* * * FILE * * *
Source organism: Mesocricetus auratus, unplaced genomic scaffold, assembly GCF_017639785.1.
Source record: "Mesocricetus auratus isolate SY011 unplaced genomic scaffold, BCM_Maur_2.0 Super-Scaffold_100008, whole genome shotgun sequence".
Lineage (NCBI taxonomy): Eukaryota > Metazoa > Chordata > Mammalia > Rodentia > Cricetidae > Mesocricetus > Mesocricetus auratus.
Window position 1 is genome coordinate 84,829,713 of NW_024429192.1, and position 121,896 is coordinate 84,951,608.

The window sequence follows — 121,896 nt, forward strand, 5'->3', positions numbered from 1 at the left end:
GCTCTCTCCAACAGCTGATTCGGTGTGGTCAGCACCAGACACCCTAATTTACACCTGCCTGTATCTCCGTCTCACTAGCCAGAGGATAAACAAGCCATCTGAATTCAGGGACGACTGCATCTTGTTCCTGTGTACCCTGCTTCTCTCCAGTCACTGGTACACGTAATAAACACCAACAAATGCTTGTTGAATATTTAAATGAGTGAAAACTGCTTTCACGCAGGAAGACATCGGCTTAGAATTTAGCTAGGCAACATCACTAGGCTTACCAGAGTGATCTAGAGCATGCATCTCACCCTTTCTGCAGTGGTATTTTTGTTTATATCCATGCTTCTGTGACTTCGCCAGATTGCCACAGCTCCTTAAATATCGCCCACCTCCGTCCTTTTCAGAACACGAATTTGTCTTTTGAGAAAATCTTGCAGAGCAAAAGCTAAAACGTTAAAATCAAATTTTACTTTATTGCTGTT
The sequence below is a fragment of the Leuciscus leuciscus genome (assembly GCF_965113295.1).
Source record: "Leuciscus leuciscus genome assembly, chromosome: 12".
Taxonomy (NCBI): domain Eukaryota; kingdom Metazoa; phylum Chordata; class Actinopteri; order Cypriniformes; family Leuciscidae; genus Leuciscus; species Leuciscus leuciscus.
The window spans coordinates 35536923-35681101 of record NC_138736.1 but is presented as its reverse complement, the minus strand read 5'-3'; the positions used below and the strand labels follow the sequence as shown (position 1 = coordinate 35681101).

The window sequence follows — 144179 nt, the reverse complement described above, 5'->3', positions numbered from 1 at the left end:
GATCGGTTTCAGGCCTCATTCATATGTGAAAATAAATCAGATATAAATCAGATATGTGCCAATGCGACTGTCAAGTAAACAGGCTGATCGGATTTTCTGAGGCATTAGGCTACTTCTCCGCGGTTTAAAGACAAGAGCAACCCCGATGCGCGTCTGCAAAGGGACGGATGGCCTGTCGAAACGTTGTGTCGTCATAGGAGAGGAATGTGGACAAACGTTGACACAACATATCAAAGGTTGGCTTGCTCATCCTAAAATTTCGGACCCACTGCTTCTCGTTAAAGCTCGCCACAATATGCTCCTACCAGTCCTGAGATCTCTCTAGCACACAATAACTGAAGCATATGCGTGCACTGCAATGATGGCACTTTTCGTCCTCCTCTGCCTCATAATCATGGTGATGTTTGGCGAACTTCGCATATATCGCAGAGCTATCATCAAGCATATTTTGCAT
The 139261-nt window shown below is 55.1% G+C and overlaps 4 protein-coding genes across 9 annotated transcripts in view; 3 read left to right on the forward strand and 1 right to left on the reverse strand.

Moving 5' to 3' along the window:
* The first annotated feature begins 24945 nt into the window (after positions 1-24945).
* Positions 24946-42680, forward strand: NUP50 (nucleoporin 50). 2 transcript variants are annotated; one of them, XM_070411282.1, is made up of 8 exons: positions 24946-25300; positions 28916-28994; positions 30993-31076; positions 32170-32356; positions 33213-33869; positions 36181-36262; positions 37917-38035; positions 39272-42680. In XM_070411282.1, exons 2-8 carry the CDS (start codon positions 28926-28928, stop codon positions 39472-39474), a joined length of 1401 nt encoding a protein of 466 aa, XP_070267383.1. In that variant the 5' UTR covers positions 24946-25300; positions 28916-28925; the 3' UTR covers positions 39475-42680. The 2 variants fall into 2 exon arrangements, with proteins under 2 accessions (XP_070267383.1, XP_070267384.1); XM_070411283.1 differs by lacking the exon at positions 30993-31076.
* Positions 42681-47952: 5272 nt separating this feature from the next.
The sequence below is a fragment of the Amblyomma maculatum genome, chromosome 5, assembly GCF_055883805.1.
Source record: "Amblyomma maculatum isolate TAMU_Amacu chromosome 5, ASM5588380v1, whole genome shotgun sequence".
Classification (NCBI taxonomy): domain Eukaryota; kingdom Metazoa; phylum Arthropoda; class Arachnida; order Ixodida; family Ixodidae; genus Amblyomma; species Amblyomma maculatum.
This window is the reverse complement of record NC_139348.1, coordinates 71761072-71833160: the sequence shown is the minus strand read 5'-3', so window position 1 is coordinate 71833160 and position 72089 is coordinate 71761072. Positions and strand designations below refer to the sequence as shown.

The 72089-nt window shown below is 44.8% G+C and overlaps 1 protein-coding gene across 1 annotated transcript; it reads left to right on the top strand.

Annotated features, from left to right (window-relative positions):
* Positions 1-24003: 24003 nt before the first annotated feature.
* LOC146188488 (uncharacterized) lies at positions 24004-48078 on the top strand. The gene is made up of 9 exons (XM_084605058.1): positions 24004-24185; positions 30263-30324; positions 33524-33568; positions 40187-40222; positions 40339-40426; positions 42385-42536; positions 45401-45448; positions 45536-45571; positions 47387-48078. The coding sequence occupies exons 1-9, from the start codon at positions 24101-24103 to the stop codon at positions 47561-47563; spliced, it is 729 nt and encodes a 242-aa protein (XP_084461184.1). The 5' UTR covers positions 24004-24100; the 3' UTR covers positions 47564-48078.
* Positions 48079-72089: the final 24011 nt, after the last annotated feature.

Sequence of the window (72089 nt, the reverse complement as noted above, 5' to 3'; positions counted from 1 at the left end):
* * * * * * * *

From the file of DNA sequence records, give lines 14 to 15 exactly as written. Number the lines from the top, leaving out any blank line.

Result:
Moving 5' to 3' along the window:
* The first annotated feature begins 24945 nt into the window (after positions 1-24945).